A FRAMEWORK TO ANALYSE POTENTIAL OUTCOMES
Whether the military succeeds or fails in asserting its authority over the country is beyond our powers of prediction at the moment, but we can devise a framework to analyse potential outcomes and what they will look like on the ground. I have therefore mapped out nine different scenarios based on the interaction of strategies employed by both the military and the protest movement.
Chart: Post-Coup Scenarios for Myanmar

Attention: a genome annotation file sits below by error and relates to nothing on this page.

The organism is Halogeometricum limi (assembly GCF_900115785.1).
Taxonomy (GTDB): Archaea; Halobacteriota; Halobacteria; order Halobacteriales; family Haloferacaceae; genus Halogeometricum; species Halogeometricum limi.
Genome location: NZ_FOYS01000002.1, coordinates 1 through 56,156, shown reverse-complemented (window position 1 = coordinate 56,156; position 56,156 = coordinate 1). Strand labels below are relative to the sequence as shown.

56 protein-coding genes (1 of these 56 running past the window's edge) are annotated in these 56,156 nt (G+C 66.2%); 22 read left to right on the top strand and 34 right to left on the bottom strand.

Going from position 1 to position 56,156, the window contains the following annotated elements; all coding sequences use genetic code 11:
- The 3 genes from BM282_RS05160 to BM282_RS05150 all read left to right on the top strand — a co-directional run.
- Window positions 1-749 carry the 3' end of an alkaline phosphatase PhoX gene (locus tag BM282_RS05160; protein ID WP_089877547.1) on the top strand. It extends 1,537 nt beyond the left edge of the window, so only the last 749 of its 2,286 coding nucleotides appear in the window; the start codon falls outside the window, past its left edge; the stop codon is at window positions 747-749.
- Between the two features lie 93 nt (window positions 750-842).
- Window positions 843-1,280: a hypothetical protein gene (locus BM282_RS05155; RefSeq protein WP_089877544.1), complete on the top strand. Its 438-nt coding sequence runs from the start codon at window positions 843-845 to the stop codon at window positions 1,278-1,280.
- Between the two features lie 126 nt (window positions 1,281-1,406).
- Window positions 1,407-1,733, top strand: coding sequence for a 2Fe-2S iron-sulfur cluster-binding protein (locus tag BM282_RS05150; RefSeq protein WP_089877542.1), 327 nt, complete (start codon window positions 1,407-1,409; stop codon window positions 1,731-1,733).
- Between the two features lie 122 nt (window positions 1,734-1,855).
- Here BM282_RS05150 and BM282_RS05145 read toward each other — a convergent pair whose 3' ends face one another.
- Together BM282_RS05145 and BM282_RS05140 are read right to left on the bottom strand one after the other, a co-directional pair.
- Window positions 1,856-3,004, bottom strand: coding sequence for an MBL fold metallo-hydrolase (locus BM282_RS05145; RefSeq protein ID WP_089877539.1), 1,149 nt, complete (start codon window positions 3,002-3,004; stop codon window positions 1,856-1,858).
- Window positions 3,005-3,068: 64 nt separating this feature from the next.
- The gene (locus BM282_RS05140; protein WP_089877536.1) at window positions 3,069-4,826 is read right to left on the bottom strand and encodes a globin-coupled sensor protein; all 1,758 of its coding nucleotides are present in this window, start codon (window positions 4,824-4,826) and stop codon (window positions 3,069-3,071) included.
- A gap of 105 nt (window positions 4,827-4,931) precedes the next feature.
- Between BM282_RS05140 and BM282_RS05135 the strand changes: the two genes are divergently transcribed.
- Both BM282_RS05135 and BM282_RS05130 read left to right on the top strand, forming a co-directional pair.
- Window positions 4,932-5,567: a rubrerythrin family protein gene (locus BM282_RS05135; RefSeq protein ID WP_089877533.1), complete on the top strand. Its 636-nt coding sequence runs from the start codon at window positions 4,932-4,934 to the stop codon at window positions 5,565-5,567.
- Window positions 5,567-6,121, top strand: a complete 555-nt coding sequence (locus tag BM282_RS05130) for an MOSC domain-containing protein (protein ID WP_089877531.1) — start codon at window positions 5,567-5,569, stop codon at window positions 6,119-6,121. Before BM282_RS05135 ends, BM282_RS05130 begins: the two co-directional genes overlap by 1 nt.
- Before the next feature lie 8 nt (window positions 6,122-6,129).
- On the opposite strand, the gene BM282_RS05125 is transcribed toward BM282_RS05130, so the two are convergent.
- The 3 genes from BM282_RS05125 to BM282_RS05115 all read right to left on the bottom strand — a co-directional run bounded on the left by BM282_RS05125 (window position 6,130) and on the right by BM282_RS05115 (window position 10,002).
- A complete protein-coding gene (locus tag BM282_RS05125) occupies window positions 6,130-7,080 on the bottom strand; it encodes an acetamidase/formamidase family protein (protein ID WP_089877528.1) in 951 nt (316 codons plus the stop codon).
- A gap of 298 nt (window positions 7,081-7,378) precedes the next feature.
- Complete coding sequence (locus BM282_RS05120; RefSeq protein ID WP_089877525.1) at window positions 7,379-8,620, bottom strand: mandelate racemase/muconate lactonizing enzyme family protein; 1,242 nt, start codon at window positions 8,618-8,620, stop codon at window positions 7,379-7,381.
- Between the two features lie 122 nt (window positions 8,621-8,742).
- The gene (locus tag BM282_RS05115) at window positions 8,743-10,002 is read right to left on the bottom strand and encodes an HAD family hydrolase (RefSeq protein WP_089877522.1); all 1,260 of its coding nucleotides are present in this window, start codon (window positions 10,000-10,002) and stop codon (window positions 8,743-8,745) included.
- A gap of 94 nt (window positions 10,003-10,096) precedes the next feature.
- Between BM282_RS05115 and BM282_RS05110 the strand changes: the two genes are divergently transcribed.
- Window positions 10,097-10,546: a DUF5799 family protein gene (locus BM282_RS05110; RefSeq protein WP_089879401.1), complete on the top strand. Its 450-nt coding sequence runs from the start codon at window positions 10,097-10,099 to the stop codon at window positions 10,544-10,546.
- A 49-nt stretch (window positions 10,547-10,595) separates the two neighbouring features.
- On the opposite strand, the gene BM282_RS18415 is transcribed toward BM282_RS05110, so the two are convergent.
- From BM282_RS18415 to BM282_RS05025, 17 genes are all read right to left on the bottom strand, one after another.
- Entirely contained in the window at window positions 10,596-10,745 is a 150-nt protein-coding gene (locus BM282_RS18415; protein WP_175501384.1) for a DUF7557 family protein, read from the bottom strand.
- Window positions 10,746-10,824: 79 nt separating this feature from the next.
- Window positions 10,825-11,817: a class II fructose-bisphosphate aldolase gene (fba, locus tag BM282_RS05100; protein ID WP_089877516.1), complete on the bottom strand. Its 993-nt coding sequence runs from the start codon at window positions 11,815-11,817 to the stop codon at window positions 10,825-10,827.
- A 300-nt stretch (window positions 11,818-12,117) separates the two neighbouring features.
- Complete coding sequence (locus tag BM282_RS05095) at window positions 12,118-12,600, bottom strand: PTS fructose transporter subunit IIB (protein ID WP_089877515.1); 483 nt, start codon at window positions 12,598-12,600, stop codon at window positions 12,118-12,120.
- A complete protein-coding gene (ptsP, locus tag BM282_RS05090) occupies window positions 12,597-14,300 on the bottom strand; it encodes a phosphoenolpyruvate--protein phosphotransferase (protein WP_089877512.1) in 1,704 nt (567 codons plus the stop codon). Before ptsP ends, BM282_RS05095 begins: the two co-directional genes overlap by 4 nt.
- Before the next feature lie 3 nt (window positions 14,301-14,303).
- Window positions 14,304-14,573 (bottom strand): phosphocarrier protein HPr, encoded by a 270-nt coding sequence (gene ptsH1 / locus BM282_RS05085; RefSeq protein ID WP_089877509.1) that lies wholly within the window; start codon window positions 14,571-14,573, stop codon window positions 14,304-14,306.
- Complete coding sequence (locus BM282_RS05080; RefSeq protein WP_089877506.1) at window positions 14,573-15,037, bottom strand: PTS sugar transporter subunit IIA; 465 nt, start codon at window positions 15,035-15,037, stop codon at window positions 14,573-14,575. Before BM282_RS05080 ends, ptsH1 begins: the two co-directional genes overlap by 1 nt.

Let us begin by looking at the different alliances on either side of the coup and anti-coup divide. The military relies on a narrow base of support, including its business associates and members of the immediate families of its officers, a handful of civilian technocrats, and 23 small political parties. Many of the latter failed to secure representation in last year’s elections, overwhelmingly won by the NLD, or else indicated that they felt alienated by the NLD government of 2015-2020. The anti-coup movement on the other hand has a diverse base ranging from NLD members and supporters to ethnic minority youth, healthcare professionals and teachers, students, intellectuals, civil society organizations, left-wing groups, farmers, workers, and local businesses.